Citation: Daniel. "Meetings With the Plant Teacher: An Experience with Ayahuasca (exp105368)". Erowid.org. Aug 12, 2017. erowid.org/exp/105368
Getting to the Ayahuasca retreat centre in the middle of the Peruvian Amazon was an ordeal enough. Car, boat and a sweaty hike through the rainforest to get to our home for the next week, a small collection of thatched huts and treehouses in the forest north of Puetro Maldonado in southeast Peru. The ceremonies are conducted, like most Ayahuaca ceremonies across the amazon basin, in a medium sized, round hut called a Maloka. The Maloka is comprised of a altar at the back, and a series of mats layed out around the interior, with a bucket to purge into and a pillow for some relative comfort. There ceremonies are conducted at night, under the veil of darkness, led by a Curendera or plant healer.
The first ceremony was conducted by the Curendera and two, English speaking assistants. The ceremony begins by the Curendera blowing tobacco smoke into the bottle of Ayahuasca, which is brought into the room in a non-descript empty water bottle. Prayers are said, and the group, each in turn, gives their intention for the ceremony. Then it’s time to drink. Everybody drinks, one by one, from the same, well worn, china cup. The dose is always served in relation to each individual participant (on body weight? Aura?). When called up for my turn, I kneel before the Curendera and are handed the cup of dark brown liquid. Its more think than I was expecting. It has the viscosity of a thick chocolate milkshake, and is about the same volume as a double shot of spirits. I drink it in one go. It’s awful! I thank the Curendera, and go back to my mat and wait.
Once everybody has drank, the candles go out and we sit in total darkness, in silence, and wait for the spirit of Ayahuasca to arrive. There is a tense feeling in the air. After about half an hour, the Curendera begins to sign the icaros, which are the sacred songs sung by the Curendera during the duration of the ceremony. As if on cue, as soon as the Icaros start, I start to see the first visions.
As if on cue, as soon as the Icaros start, I start to see the first visions.
Dark coloured lights fill my field of vision, swirling and morphing into the shapes of jungle animals, such as snakes and birds. They swirl all around me, sometimes dividing themselves in two and going off in separate directions. I often see the double helix, associated with the DNA strand. So far, the imagery is pretty luxuriant and impressive. Then comes the nausea. Ayahuasca is sometimes referred to as “La Purga”, or “the purge” due to it often making the drinking vomit profusely. I sit in a meditative posture and focus on my breathing, which helps bring the nausea under control. Soon, the songs stop, and the assistant asks if anybody would like another cup. Feeling sufficiently stoned, I decline. After this interlude, the Curendera begins to drum, and my vision automatically turn more vivid and dark. I am suddenly surrounded by giant figures, dressed in Inca costumes who tower over me. I can only see as high as their waists as the rest of them disappear into the darkness. They feel threatening, and I am only brought some respite when the icaros change pace.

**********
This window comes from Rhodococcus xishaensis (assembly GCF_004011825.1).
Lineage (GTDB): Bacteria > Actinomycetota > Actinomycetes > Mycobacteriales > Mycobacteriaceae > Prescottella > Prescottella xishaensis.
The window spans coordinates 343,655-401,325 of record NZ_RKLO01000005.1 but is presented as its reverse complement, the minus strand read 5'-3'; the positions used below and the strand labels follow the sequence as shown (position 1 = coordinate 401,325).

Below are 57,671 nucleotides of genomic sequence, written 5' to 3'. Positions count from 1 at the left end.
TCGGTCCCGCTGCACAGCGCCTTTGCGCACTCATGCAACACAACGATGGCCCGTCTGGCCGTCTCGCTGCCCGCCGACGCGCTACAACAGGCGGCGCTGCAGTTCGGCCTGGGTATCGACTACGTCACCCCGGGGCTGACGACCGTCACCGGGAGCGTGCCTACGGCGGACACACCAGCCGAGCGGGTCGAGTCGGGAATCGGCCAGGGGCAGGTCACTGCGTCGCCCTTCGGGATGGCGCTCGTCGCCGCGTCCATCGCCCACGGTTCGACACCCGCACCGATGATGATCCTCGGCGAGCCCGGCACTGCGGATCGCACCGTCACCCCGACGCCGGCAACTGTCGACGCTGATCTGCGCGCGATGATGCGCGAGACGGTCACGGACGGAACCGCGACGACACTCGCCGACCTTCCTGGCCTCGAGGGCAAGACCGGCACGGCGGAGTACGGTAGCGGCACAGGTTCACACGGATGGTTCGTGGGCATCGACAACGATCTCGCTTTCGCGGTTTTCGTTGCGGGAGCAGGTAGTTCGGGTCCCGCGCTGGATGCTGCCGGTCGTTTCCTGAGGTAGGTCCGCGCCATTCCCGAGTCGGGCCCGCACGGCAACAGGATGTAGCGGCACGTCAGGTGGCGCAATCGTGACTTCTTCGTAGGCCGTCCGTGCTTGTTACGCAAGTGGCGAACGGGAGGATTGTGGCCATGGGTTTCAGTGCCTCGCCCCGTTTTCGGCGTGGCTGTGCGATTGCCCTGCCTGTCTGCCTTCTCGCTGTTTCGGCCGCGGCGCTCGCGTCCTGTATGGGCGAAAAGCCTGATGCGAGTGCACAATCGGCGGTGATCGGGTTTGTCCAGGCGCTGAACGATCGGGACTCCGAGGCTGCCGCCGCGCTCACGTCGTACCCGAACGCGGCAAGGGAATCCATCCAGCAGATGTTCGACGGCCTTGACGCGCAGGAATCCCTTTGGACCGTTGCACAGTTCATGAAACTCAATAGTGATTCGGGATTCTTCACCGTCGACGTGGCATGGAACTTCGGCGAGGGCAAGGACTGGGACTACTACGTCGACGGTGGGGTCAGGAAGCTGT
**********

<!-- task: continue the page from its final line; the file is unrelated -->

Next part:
I begin yawning quite strongly. Each yawn feels like the release of something. At first, when I yawn, I see images of small greenish blue snakes, wiggling away from my mouth in all directions, but then, after one yawn, a huge orange hand comes from the edge of my field of vision and snatches the yawn from my mouth, as if it was a physical object, and disappears again into the darkness. After another gigantic yawn, the Ayahuasca produced its most astonishing image of all, as a huge octopus wrapped up my yawn in its tentacles and disappeared into a black hole! What on earth did that mean? Yawning is seen as one way of purging dark energy. In my head I ask the Ayahuasca what it was, to which it replied “does it matter”? Guess not! I found the Ayahuasca to be quite skillful at evading my questions, by either responding to each question with a spectacular show of outlandish visions, or giving me an obscure answer, sometimes wrapped up in metaphor.